UTA students are used to finding email scams in their inboxes, but not ones sent by the UT System.
Last week faculty and staff, including student employees, began noticing phishing simulation emails in their UTA inboxes. The emails were part of a phishing exercise the UT System conducted in all its universities to measure individual user responses to phishing attacks.
In all, the UT System sent these emails to about 8,000 email addresses at UTA.
According to previous reporting by The Shorthorn, UTA’s security systems detected 26,208 phishing messages during one week in 2019, with 1,039 of those reported by users.
Lee Pierce, OIT continuous improvement director, said the exercise was designed to see what users would do when they receive phishing attempts. The UT System sent the emails out over a period of two days, from about April 19 to April 21, he said.
Users who clicked the links in the simulated phishing emails were redirected to a page informing them it was part of a test. The links also recorded who clicked through and ‘fell’ for the simulated phishing attempt, he said.
Nursing freshman Patricia Beatrice Palmis said she checked her email and found a message from the Department of Motor Vehicles that said she had a speeding ticket.
“I got kind of scared because I do speed a little bit, so it was kind of tailored to me,” Palmis said.
She clicked the link in the email and it brought her to a page that said it was a simulation by UTA.
Palmis posted a screenshot of the email to her resident hall group chat and found a fellow student employee had also seen a similar email.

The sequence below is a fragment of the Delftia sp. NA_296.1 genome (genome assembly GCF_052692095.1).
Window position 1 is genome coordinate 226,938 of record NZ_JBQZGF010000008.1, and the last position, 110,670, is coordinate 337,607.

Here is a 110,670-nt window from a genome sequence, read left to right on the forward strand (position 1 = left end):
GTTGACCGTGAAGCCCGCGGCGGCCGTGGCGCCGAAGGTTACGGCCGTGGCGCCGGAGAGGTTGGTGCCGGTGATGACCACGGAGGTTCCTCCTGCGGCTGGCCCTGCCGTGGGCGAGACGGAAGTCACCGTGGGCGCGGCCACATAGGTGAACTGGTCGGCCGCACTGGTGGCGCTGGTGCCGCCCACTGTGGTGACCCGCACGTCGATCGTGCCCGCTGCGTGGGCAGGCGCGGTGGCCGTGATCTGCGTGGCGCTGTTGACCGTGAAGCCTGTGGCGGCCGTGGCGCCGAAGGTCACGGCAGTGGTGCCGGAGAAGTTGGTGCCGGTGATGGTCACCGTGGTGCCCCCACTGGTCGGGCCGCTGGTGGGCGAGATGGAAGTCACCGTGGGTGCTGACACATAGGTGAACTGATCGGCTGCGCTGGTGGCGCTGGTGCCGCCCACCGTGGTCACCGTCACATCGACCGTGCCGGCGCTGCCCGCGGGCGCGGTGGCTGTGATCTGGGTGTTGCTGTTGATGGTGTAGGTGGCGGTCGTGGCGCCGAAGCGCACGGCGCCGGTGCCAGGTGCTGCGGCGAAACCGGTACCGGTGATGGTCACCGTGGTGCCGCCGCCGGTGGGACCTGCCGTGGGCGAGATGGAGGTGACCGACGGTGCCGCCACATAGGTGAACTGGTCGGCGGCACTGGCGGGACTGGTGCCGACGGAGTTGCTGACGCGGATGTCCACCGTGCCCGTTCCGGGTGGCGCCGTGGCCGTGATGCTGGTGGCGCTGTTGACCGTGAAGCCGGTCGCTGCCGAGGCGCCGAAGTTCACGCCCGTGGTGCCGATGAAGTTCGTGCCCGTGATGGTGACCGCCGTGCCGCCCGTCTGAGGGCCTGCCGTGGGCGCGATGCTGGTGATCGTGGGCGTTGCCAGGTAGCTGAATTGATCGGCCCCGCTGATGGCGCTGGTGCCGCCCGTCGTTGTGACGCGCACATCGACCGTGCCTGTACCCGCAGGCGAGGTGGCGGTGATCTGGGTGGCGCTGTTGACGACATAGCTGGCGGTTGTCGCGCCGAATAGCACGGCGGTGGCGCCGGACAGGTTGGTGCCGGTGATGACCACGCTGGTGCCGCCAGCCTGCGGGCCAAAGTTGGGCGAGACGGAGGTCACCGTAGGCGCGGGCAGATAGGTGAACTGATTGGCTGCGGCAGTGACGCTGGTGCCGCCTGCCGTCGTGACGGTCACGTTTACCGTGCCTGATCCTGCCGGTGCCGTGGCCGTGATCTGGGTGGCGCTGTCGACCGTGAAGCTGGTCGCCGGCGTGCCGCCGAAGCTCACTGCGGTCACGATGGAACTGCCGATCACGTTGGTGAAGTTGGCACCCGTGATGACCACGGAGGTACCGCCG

Nursing sophomore Sarah Esayas got an email that looked like an order confirmation from Amazon for an item she hadn’t purchased. She clicked the order number to cancel it, and that’s when she saw it was a simulation.
“I thought it was really effective, especially since it was a simulation and having students experience that and looked so real,” Esayas said. “I thought that was a really effective way to teach students not to trust all emails.”
The UT System asked for UTA to allow these messages to bypass the regular security measures, which may have blocked them otherwise, Pierce said. This did not interfere with normal security methods, he said.
When the test was done and those specific messages were no longer marked exceptions, Microsoft Defender blocked them because enough users had reported that the emails might be phishing, he said.
Esayas said she thinks sending a simulated phishing email every semester would be effective, particularly for new students.
In the first few months of her freshman year, Esayas fell for a phishing email, she said.
“As a freshman, I thought every single email I got was real and that nothing fake ever reached my student email,” she said.